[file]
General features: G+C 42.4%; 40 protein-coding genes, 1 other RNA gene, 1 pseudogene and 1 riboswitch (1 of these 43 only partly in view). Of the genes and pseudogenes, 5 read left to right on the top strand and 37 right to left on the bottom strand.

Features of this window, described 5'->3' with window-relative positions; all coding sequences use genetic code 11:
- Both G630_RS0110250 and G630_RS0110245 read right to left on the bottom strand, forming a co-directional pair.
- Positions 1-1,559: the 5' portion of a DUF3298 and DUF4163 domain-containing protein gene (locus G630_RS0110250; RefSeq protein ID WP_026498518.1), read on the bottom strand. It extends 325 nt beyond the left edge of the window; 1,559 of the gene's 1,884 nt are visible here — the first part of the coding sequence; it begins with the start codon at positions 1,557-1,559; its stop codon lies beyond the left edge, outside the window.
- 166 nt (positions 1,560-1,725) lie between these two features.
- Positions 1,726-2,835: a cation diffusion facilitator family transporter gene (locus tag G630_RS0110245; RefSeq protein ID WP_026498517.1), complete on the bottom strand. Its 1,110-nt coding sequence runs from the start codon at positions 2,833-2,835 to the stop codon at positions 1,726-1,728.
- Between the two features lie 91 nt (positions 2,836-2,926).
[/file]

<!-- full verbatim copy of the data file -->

General features: G+C 42.4%; 40 protein-coding genes, 1 other RNA gene, 1 pseudogene and 1 riboswitch (1 of these 43 only partly in view). Of the genes and pseudogenes, 5 read left to right on the top strand and 37 right to left on the bottom strand.

Features of this window, described 5'->3' with window-relative positions; all coding sequences use genetic code 11:
- Both G630_RS0110250 and G630_RS0110245 read right to left on the bottom strand, forming a co-directional pair.
- Positions 1-1,559: the 5' portion of a DUF3298 and DUF4163 domain-containing protein gene (locus G630_RS0110250; RefSeq protein ID WP_026498518.1), read on the bottom strand. It extends 325 nt beyond the left edge of the window; 1,559 of the gene's 1,884 nt are visible here — the first part of the coding sequence; it begins with the start codon at positions 1,557-1,559; its stop codon lies beyond the left edge, outside the window.
- 166 nt (positions 1,560-1,725) lie between these two features.
- Positions 1,726-2,835: a cation diffusion facilitator family transporter gene (locus tag G630_RS0110245; RefSeq protein ID WP_026498517.1), complete on the bottom strand. Its 1,110-nt coding sequence runs from the start codon at positions 2,833-2,835 to the stop codon at positions 1,726-1,728.
- Between the two features lie 91 nt (positions 2,836-2,926).